As combat troops are withdrawn from Iraq, questions remain about how this will affect its emerging democracy. Writing in the Wall Street Journal, Stephen Hadley​argues​, “The six-month stalemate in forming a new government is worrying, but virtually all Iraqi leaders accept the need for a broadly inclusive government.” Mohammad Bazzi believes that Iran has been the true beneficiary of the war, which may have repercussions across the region: “…the Iraq war has unleashed a new wave of sectarian hatred and upset the Persian Gulf’s strategic balance… the brutal war between Iraq’s Shiite majority and Sunni minority unleashed sectarian hatreds that are difficult to contain. This blowback has been most keenly felt in Lebanon…”. Bazzi adds, “Far from becoming a model of freedom and religious coexistence, Iraq remains a powder keg that could ignite sectarian conflict across the Middle East.” According to former U.S. Ambassador to Iraq Ryan Crocker , “The difficulty and delays we have seen since the March elections illustrate the fundamental truth that everything in Iraq is hard…”. He goes on to list a few of the challenges facing the government once it is formed: “…it will have to wrestle with the tough issues… includ(ing) the structural and constitutional issues underlying much of the tension between Kurds and Arabs in the north — disputed internal boundaries, especially Kirkuk, and the authorities of the federal government in Baghdad vis-à-vis the Kurdish regional government in Irbil, including the control of armed forces.” Iraq’s Prime Minister Nuri al-Maliki​struck a more hopeful note, “Iraq today is sovereign and independent…​our relations with the United States have entered a new stage between two equal, sovereign countries.”
Posted in Civil Society, Iran, Iraq, Kurds, Lebanon, Oil | Comment »
Afghanistan: The Difficult Road to Parliamentary Elections
August 31st, 2010 by Evan
CFR.org has a new interview with International Crisis Group analyst Candace Rondeaux previewing Afghanistan’s September 18th parliamentary election. According to Rondeaux, the outlook isn’t good. Candidates, campaigners, and elections officials are all targets for attack; significant fraud is expected despite the efforts of international monitors; and voter turn-out will likely be much lower than previous elections. These factors lead Rondeaux to argue that the elections should be postponed until the security situation stabilizes.
Posted in Afghanistan, Elections | Comment »
Bahrain: Media Barred From Covering Al-Singace Detention
August 30th, 2010 by Anna
In a continuing crackdown on opposition leaders, Bahrain has banned the media from reporting on prominent Shiite activist and spokesman for Al-Haq political movement Abduljalil al-Singace​, who has been in detention since August 13 along with other activists. Al-Singace is an outspoken critic of the government and has spoken in Britain about the human rights situation in Bahrain. The government has accused  him and fellow activists of “provid[ing] funds and financial support to the cells under various covers to carry out acts of terror and violence in various parts of Bahrain.” Ali al-Buainain​, the government’s public prosecutor, cited the need to maintain secrecy and “preserve public order” in his announcement Thursday that no media outlets may “publish or broadcast anything related to” al-Singace and his “terror network.” Violators of the gag, according to the prosecutor’s statement, could be fined or imprisoned. In the past, al-Singace’s arrests have prompted human rights groups to call for his release.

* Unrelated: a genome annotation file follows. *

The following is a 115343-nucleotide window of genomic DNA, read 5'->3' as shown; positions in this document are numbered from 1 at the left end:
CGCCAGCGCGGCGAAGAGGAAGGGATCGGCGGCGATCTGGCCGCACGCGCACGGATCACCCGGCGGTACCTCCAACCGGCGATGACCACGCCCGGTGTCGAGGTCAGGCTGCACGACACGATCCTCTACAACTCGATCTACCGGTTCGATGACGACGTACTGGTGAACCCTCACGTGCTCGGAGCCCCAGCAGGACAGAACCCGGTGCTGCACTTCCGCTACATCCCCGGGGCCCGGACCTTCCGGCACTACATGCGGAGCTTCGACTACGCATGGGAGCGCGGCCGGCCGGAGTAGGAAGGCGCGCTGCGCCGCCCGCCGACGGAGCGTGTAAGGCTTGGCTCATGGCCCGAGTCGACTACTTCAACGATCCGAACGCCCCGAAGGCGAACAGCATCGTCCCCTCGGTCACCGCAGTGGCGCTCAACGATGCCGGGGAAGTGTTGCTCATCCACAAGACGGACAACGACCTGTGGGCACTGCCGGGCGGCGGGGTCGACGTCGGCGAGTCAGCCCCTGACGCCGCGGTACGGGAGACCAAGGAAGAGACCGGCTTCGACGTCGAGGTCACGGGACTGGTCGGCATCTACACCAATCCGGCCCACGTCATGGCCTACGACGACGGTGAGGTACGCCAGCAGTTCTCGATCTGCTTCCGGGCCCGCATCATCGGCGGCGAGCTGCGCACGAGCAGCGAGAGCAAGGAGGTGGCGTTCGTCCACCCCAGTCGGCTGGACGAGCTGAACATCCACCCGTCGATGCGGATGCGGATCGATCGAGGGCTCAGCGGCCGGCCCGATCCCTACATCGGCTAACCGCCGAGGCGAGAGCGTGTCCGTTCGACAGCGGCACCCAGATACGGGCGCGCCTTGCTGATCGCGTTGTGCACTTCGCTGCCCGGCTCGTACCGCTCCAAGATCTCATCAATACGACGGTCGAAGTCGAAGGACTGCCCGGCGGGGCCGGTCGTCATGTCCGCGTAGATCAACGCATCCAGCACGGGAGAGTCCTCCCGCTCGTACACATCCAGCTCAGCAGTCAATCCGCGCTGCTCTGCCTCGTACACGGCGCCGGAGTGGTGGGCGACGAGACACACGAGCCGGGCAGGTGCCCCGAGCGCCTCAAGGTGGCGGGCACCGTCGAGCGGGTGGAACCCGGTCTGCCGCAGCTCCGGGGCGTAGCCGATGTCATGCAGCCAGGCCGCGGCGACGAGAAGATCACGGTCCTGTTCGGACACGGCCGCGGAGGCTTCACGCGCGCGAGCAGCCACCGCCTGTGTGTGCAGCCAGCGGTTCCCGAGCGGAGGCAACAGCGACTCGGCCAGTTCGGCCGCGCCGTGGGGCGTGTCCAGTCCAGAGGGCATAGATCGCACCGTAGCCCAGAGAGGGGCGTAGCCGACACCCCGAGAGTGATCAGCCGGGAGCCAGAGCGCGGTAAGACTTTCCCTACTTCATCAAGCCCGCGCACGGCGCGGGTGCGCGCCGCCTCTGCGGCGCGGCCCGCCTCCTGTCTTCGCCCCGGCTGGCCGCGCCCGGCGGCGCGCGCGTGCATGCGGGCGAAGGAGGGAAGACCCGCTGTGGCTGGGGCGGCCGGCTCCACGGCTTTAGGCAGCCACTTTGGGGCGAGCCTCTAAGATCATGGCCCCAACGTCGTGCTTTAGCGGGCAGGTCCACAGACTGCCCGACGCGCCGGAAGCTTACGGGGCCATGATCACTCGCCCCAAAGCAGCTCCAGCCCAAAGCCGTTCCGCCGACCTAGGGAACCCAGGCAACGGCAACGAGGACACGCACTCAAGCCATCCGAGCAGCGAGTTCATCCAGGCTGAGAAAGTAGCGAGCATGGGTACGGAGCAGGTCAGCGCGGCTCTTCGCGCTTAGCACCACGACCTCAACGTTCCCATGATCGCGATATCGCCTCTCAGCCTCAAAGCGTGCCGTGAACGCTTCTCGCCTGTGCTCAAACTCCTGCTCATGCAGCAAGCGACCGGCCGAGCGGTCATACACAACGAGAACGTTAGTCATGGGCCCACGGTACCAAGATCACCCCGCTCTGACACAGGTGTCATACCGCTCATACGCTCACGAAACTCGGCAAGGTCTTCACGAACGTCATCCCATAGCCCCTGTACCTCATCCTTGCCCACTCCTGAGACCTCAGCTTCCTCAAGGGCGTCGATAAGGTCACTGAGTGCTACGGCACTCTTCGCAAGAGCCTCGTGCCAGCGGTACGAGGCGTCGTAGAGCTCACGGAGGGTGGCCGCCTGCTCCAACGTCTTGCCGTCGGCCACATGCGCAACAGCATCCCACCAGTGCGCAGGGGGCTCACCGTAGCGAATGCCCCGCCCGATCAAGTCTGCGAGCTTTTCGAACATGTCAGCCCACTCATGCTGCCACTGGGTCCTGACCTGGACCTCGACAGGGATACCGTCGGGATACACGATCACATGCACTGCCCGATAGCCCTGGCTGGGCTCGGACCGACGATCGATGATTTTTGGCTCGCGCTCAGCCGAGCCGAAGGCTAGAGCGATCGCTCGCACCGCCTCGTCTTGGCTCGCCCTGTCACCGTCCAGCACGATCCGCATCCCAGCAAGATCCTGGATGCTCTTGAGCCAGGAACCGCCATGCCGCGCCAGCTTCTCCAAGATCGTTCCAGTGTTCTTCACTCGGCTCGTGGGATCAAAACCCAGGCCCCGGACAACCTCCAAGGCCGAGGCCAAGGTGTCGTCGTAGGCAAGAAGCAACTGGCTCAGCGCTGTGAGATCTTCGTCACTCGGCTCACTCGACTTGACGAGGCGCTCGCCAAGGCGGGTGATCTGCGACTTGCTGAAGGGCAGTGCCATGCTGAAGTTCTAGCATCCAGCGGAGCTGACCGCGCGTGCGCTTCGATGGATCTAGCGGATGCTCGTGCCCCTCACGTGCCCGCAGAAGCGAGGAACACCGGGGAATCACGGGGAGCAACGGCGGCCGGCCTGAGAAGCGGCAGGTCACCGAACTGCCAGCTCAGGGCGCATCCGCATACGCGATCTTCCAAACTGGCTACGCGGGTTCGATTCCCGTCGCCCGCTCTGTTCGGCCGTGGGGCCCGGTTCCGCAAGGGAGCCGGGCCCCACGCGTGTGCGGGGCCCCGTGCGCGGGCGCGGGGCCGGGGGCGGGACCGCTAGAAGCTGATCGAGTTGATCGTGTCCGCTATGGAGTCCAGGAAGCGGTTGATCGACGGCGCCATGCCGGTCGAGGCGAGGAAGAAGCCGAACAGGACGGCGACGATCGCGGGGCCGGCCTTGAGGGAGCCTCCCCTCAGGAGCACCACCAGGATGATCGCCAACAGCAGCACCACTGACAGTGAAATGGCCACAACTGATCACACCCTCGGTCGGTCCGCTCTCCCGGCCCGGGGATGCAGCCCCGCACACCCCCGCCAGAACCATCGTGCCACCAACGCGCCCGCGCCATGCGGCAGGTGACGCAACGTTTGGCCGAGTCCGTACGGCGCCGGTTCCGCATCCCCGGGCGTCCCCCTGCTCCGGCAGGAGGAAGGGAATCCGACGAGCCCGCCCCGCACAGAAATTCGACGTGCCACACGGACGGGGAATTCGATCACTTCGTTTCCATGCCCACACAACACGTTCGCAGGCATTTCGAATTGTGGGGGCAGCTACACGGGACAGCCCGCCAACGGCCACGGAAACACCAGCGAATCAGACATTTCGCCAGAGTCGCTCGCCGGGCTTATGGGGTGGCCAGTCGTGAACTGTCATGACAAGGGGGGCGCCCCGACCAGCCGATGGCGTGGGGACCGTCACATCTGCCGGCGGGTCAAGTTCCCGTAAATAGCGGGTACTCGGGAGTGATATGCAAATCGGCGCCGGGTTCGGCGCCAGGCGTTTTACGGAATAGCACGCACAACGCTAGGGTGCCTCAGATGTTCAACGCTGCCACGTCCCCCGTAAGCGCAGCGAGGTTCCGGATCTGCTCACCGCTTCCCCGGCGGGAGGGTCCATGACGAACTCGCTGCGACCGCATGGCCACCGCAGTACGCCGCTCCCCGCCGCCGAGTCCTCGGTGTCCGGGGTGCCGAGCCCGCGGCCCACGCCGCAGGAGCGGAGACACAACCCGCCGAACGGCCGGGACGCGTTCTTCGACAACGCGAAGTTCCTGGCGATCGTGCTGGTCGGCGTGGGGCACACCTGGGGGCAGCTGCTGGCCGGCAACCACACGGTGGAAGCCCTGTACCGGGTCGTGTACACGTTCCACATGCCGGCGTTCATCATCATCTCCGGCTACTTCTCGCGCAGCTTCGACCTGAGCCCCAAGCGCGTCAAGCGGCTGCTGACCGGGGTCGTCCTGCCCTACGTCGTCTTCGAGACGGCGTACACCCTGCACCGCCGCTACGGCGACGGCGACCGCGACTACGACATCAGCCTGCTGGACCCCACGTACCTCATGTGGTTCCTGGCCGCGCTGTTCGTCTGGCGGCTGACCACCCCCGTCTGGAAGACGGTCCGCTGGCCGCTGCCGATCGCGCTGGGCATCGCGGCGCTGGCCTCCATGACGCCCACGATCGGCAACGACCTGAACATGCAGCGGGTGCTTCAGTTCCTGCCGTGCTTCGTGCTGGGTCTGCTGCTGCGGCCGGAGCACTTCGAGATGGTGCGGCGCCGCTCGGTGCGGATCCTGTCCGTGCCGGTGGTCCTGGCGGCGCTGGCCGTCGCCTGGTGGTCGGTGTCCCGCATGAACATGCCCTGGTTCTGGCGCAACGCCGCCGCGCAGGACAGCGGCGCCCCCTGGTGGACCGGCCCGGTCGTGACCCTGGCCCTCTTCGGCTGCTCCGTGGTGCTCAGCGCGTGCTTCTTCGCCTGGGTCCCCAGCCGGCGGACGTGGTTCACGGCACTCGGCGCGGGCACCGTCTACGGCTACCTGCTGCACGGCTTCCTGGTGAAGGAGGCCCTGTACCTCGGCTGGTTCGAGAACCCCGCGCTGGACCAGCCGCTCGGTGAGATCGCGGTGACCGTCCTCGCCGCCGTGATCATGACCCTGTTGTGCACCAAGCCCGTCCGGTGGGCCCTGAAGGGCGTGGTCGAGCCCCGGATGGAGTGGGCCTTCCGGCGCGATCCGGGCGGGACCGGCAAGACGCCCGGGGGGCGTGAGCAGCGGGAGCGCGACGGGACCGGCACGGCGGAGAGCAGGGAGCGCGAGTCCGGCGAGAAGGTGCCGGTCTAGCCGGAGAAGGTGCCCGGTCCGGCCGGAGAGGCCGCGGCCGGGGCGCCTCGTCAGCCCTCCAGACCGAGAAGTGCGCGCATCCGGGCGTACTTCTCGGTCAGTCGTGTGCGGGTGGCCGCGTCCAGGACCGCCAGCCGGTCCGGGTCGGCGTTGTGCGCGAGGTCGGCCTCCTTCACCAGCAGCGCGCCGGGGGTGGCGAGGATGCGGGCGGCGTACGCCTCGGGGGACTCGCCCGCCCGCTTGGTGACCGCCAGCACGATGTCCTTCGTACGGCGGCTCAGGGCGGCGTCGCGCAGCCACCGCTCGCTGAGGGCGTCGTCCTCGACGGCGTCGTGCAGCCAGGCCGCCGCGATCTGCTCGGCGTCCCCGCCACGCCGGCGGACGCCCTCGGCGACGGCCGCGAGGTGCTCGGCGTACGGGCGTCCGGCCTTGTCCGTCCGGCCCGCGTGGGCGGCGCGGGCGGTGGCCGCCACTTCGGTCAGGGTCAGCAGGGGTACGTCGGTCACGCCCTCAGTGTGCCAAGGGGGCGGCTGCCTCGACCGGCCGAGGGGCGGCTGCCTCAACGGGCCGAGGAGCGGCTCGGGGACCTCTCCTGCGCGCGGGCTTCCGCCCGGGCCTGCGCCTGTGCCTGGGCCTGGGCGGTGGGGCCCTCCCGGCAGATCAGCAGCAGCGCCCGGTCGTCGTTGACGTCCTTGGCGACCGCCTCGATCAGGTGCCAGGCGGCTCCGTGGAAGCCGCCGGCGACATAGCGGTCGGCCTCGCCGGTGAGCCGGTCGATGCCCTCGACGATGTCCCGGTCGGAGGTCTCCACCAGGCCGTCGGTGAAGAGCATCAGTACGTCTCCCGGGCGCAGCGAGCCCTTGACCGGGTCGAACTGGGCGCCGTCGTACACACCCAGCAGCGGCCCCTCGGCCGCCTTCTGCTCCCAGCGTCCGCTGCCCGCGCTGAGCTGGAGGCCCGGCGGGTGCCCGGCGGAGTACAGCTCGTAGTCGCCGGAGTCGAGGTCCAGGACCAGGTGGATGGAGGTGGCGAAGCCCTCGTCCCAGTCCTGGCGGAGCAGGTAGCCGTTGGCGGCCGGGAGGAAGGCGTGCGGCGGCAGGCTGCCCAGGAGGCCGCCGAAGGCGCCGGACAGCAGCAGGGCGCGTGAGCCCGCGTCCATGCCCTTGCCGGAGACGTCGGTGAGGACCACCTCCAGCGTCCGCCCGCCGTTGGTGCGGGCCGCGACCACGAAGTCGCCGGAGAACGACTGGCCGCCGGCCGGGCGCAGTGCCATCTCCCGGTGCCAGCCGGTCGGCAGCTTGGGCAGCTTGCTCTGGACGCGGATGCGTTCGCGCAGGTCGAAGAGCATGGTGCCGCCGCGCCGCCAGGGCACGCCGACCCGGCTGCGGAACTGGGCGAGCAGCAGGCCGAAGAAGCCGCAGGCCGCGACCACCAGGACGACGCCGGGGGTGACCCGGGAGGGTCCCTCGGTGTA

Posted in Bahrain, Journalism | 1 Comment »
Egypt: Support Democratic Processes, Despite Concerns about Islamists
August 30th, 2010 by Anna
Heather Ferguson, a Stanford University fellow, and Ty McCormick​, an intern at the American University in Cairo, argue in the Huffington Post today that the Obama administration has “respectfully declined” to press for political reform in Egypt. In their view, “this policy reflects a sincere belief on the part of the Obama administration that Islamists cannot be democrats.” Ferguson and McCormick criticize the view that Islamic groups like the Muslim Brotherhood might eliminate democratic processes and institutions if elected to office. This type of thinking, they reason, stems from the notion that Islamists are a monolith and have one particular, rigid view of democracy and the role of religion in public life. The authors suggest that the Obama administration has, in effect, “declar[ed] the incompatibility of Islam and democracy,” thereby ignoring the possibilities for elasticity and synthesis in that relationship. Ferguson and McCormick assert that “the U.S. should seize the opportunity presented by ElBaradei [and] attempt to engage positively with his diverse group of followers,” so as to enhance the credibility of Washington’s rhetorical support of democracy in the region.